As the winner of the 2014 Sphinx Medal of Excellence, Ms. Belen performed for Justice Sonia Sotomayor and her guests at the Supreme Court in Washington DC, where she was awarded a $50,000 career grant. In turn, she used that money towards a matching campaign for Center Stage Strings, doubling the amount into $100,000 for student scholarships. Ms. Belen plays on a violin made in Mantua, Italy by Stefano Scarampella.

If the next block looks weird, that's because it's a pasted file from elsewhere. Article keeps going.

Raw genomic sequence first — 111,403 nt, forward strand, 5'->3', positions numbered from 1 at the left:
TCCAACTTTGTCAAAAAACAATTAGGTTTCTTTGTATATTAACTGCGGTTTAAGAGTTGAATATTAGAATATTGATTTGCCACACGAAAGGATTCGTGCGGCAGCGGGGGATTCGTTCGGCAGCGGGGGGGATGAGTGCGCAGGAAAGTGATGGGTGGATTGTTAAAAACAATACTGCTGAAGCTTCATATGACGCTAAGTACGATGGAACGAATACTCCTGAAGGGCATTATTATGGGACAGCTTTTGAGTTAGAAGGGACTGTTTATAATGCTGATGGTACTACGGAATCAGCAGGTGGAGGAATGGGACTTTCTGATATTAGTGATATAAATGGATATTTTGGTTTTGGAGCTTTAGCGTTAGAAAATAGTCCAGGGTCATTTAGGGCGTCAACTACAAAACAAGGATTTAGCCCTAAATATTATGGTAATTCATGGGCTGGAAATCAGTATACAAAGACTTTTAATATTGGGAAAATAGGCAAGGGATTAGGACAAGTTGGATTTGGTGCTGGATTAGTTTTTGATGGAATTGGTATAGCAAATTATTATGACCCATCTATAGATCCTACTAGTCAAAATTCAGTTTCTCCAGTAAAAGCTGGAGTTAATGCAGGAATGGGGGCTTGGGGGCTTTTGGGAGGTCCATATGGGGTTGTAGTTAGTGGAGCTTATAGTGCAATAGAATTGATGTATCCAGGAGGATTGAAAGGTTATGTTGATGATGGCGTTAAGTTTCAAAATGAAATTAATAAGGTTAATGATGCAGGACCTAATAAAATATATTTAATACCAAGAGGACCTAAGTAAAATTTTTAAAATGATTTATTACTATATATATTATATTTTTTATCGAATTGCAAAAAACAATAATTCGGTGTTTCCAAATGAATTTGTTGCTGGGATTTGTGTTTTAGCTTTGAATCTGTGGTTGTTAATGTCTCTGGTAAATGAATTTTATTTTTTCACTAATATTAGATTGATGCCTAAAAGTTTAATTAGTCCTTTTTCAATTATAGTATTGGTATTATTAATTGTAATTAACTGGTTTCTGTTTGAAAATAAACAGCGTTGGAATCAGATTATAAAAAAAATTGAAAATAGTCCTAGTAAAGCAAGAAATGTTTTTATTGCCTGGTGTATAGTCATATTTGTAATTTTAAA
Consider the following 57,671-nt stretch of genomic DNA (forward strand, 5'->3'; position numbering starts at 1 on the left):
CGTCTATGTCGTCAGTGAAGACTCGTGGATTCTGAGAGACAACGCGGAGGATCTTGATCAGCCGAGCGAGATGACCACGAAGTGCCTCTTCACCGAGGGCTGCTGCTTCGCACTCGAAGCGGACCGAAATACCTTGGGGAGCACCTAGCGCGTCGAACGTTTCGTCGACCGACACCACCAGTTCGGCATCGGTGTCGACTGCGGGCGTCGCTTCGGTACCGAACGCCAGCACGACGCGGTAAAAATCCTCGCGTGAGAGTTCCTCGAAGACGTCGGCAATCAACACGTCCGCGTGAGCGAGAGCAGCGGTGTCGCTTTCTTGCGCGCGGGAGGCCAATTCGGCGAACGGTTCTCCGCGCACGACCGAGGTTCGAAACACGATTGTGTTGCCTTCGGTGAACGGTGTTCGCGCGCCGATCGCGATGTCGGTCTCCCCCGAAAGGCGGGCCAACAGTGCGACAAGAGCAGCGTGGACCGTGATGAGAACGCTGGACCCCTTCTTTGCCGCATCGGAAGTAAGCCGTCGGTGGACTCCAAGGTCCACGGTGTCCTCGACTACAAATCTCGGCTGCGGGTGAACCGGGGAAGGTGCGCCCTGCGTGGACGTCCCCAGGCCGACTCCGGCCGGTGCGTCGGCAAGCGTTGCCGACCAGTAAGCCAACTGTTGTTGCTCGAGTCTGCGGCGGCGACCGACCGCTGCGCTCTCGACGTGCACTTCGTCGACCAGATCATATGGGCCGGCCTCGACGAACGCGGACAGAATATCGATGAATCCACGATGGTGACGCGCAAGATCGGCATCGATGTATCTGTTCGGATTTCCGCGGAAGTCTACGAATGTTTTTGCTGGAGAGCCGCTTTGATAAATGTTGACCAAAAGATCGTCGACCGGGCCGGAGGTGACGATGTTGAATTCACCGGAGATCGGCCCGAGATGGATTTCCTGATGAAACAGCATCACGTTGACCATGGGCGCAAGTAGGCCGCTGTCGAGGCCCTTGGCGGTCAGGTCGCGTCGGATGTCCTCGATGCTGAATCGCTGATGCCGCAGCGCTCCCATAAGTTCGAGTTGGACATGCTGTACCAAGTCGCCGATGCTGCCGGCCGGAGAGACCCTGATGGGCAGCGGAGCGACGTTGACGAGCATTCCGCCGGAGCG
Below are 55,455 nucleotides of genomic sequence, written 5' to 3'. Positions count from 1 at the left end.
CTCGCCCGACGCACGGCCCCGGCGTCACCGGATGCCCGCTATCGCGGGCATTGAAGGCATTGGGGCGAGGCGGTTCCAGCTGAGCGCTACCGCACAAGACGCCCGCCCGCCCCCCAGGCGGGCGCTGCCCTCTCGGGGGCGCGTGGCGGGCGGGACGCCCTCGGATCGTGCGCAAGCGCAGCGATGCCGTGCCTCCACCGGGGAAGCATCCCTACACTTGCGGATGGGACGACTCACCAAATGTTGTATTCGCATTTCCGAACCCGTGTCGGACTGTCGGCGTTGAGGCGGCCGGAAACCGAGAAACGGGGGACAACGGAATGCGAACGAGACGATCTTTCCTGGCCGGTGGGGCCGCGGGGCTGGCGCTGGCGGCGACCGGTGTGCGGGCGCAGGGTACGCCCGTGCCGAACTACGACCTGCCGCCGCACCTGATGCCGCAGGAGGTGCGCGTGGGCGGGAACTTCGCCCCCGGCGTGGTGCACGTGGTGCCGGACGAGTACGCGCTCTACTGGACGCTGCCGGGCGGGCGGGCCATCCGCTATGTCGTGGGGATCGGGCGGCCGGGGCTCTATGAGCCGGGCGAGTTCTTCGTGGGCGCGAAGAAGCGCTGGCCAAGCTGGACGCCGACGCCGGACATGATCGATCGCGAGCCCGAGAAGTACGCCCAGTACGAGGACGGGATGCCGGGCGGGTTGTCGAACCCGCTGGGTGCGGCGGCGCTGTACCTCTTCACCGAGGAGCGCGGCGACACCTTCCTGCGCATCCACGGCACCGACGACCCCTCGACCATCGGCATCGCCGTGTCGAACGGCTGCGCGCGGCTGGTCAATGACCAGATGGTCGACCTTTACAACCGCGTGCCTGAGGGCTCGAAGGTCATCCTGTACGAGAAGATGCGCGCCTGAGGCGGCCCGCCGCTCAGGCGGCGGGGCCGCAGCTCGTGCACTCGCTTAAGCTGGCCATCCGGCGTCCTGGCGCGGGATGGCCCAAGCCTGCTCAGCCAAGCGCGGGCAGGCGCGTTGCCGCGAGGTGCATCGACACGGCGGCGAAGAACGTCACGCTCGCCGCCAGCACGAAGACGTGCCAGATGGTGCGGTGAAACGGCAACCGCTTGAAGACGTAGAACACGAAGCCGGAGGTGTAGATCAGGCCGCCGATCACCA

Winner of a Naumburg International Violin Competition Honorarium Prize and featured in the Smithsonian Museum for African-American History, Ms. Hall-Tompkins is a violin soloist entrepreneur who has been acclaimed by the New York Times as “the versatile violinist who makes the music come alive,” for her “tonal mastery” (BBC Music Magazine) and as New York Times “New Yorker of the Year.” She has appeared as co-soloist in Carnegie Hall with Glenn Dicterow and conductor Leonard Slatkin, in London at Queen Elizabeth Hall, at Lincoln Center and with the Symphonies of Baltimore, Dallas, Jacksonville, Oakland, recitals in Paris, New York, Toronto, Washington, Chicago, and festivals of Tanglewood, Ravinia, Santa Fe, France, Germany and Italy. She was “Fiddler”/Violin Soloist of the Grammy/Tony-nominated Broadway production of Fiddler on the Roof. Inspired by her experience, she commissioned and developed the first ever Fiddler solo disc of all new arrangements, “The Fiddler Expanding Tradition,” which is featured in the upcoming new documentary “Fiddler: A Miracle of Miracles” on the 55-year history of the musical. Actively performing virtually throughout the pandemic, numerous projects include premiering 4 pieces written for her, creating and/or been invited to participate in unique collaborations including with Tony-nominated actor Daniel Watts, aerial dancer Alexandra Peter, Frisson Films, Gil Shaham’s Gilharmonic, Routledge press as contributing author for a new book on Music and Human Rights and with WQXR as part of the inaugural Artist Propulsion Lab. As founder of Music Kitchen-Food for the Soul, Kelly Hall-Tompkins is a pioneer of social justice in classical music, bringing top artists in over 100 concerts in homeless shelters coast to coast from New York to Los Angeles, and in internationally in Paris, France. Music Kitchen commissioned and will present the World Premiere of the Forgotten Voices Song Cycle in Association with Carnegie Hall.